By Alan Resnick / Detroit
“Hi. My name’s Alan and I’m here to listen. Tell me about your crisis.”
That’s how I begin each conversation during my two, two-hour shifts per week as an online crisis counselor. I’ve been periodically volunteering for Crisis Text Line (CTL) since 2017 and have supported almost 1,500 texters.
I’m a retired Ph.D. level psychologist with over 40 years of professional experience. But there are no particular educational background or experience requirements needed to volunteer. CTL simply requires applicants to be 18 years or older, have a U.S. social security number and/or U.S. mailing address, a personal computer, and a reliable internet connection.
All CTL crisis counselors must complete 30 hours of training. The training involves things like the steps associated with a good conversation, how to do risk assessment, and how to ask open-ended questions. This provides standardization of how counselors interact with texters.
Online crisis counselors do not provide therapy, but rather attempt to help the texter stay safe and get through the day. In CTL’s terminology, counselors bring texters “from a hot moment to a cool calm.” Conversations typically last 30-45 minutes although some run longer, depending on nature of the crisis and the length of the queue.
Similarly, my role is not to provide advice, but rather to problem-solve collaboratively. If a texter asks me, “What do you think I should do?” my response will be either, “Well, what advice would you give to a friend if they came to you with a similar situation?” or “What choices have you identified for yourself?”
CTL was the first national 24/7 crisis intervention hotline based on text messaging. The impetus originated with DoSomething.org, a nonprofit that helps young people start volunteer campaigns. One day in 2011 a volunteer responsible for sending out text messages to teenagers across the country received a text from a young woman she had contacted: “He won’t stop raping me.”
That was the first of various texts that were received about rape and other issues like anxiety, suicidal thoughts, and eating disorders. The volunteer who took that horrifying first text and the CEO of DoSomething.org started what became CTL two years later.
While people of all ages utilize the service, the majority of texters tend to be adolescents, teens, and twentysomethings. CTL capitalizes on the usage of text messaging by these groups as a primary means of communication. A 2015 article in The New Yorker about CTL reported that: “The average adolescent sends almost 2,000 text messages a month.” No doubt that number has increased since then.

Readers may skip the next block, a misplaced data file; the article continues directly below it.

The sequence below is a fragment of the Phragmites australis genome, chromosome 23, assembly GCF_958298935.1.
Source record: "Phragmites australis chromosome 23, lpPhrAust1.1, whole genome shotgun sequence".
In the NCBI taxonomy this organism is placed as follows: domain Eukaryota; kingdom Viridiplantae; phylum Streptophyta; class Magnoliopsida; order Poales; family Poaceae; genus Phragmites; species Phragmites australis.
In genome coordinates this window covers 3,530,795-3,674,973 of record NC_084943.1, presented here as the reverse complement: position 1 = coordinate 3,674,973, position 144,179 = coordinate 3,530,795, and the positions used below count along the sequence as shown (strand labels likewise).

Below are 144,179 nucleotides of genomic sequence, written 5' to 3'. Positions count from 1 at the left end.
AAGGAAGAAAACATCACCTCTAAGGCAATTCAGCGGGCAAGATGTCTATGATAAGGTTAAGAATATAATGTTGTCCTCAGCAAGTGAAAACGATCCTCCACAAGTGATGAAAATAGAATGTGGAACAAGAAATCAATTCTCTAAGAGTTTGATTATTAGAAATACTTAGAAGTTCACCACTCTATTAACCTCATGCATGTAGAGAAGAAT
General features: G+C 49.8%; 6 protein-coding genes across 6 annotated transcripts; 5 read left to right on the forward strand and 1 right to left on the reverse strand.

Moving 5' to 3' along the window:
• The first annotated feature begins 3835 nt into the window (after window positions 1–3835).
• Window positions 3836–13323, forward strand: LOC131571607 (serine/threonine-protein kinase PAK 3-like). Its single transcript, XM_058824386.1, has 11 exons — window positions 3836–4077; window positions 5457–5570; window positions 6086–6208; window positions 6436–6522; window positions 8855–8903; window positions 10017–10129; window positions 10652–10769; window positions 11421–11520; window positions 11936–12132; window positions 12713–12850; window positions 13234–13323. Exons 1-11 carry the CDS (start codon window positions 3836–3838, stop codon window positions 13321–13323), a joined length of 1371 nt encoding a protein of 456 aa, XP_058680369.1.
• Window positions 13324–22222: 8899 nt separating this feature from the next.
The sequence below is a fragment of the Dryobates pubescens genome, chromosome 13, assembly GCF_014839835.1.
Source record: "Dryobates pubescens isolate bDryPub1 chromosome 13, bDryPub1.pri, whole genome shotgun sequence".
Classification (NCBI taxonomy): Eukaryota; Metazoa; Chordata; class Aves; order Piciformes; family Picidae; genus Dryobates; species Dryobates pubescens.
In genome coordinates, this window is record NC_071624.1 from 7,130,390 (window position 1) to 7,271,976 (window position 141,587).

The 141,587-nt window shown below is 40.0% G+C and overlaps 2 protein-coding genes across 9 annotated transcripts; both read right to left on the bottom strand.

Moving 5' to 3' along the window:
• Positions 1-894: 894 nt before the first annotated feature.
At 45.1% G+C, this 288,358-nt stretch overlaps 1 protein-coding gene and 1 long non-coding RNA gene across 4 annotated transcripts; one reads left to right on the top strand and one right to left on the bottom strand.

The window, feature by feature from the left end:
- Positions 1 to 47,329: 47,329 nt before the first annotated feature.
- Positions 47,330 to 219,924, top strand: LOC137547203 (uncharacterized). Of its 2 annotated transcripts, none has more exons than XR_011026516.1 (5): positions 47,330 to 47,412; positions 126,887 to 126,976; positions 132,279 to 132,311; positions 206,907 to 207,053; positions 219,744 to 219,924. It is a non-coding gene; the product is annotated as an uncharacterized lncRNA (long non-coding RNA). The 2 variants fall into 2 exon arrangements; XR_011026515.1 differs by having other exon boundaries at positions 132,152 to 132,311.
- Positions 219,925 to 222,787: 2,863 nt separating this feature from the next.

Texting provides a high degree of privacy, in that a teenager who is being bullied at school, for example, can simply slip into an empty classroom or restroom stall and reach out for help. And some people prefer the impersonal nature of a text over the greater intimacy of hearing another voice over the phone.
Texting also is beneficial for counselors. I’m able to volunteer from home. Texters’ messages go through the CTL platform and appear on my computer, so I can support a person while in workout clothes and having lunch. And it seems less threatening to ask very direct questions like “Has suicide crept into your thinking?” in writing than verbally.
Texters are not required to share their names or any identifying information. But as a conversation progresses and I sense that some rapport has been established, I ask the person if they are willing to share their first name with me, emphasizing that it is strictly voluntary. Using a texter’s first name further builds rapport and makes things more conversational. More than half the texters provide a name, although it could very well be a nickname or alias.
People can text about any subject. Most of the conversations involve anxiety and/or depression. But texters also reach out to discuss abuse of all types, addiction, bad breakups, bullying, eating disorders, gender/sexual identify, grief, homelessness, self-harm, and thoughts of suicide. Some people text not for themselves but rather to help a family member or friend in crisis.
As you might surmise, conversations involving self-harm, suicide, or abuse are the most nerve-wracking to conduct. If a person communicates that they are having imminent thoughts of suicide and have ready access to the means of doing so, I contact my shift supervisor and advise them that an active rescue may be needed. My supervisor can then monitor our conversation.